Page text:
Neil Diamond: More Than Just Some Catchy Tunes

Happy birthday to Neil Diamond, who turns 78 today.   He has sold over 130 million records, had 37 top forty singles, and 16 top ten singles.  As impressive as all of that is, there is much more to his story.

Neil Diamond was born January 24, 1941 in Brooklyn to Jewish refugees whose families had escaped persecution in Russia and Poland.  When Neil was 6, his family moved to Cheyenne, Wyoming for four years while his father served in the United States Army.  They then moved back to Brooklyn and lived in a small apartment above a butcher shop, and ran a dry goods store.  The vibrant life in the city filled with immigrants and refugees working hard to achieve the American dream never left the mind of Neil Diamond, creating a story which he  would later re-tell in the smash hit “America.”

Diamond attended Erasmus Hall High School  in Brooklyn where he would sing in the same choir as Barbara Streisand.  Both claimed only to be acquaintances, not great friends.  More than two decades later, they would reunite to have a number one hit with the duet, “You Don’t Bring Me Flowers Anymore.” Diamond took up fencing while in high school, and later attend New York University on a fencing scholarship and helped the team win a N.C.A.A. championship in 1960.  He studied pre-med at N.Y.U., but dropped out after receiving an offer of $50 per week to write songs.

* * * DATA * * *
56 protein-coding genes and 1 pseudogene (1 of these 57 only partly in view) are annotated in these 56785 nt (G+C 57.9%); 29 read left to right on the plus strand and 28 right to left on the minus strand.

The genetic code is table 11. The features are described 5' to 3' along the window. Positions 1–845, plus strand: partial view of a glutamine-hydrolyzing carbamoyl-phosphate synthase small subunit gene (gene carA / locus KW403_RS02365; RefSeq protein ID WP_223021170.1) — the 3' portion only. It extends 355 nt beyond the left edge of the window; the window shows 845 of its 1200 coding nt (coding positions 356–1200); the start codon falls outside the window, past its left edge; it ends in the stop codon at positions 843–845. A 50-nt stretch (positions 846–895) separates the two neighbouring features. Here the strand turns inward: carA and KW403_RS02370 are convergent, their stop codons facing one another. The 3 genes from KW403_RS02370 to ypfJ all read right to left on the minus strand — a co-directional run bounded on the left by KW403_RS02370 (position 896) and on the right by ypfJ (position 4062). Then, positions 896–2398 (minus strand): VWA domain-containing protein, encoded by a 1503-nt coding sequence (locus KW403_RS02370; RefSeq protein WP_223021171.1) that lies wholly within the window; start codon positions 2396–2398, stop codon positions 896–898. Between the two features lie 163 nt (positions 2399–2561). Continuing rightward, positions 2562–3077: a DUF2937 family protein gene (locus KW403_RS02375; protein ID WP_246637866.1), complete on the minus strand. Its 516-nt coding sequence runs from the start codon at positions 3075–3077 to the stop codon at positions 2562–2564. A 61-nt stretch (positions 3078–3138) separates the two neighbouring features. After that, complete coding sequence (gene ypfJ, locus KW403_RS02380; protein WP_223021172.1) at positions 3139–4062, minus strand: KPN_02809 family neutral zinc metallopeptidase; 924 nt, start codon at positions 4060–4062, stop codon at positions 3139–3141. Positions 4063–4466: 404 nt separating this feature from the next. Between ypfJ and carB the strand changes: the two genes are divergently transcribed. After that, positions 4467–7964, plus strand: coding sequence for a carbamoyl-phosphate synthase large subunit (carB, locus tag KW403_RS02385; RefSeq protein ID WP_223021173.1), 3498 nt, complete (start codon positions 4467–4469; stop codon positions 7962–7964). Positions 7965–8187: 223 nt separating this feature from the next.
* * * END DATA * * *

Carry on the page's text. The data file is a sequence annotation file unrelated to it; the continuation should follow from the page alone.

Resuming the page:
Neil Diamond’s passion for music would be ignited at a summer camp in upstate New York he attended after his junior year of high school.  It was there that he saw legendary Folk singer Pete Seeger perform nightly.  Seeger worked as a camp counselor and music teacher, needing the money because he had been blacklisted by many because of his political involvement.   When Seeger died in 2014, Diamond said, “Pete Seeger was a messenger of universal love and peace. He was my first inspiration to write songs and share music in my own way.”

Photo Credit: BBC

Even though he often told people he hated song writing, he was incredibly good at it.  In addition to all the hits that Diamond had for himself, he wrote a couple other pretty big ones that most people don’t realize were his.  He wrote both “I’m a Believer” by the Monkees, and “Red, Red Wine” by UB40.  Perhaps his most famous hit, “Sweet Caroline” was written about his wife, but he later told people that he needed a three syllable name so he went with “Caroline” after seeing Caroline Kennedy on the cover of Life Magazine.  So, he didn’t really write it about about the first daughter, which is good because she was eleven at the time it was released.  (think: reaching out….touching me….touching you)

Neil Diamond was inducted into the Rock and Roll Hall of Fame in 2011.  Unfortunately, he was diagnosed with Parkinson’s disease last year, so he has announced he will no longer be touring.  However, there is little question that his songs will outlive all of us.

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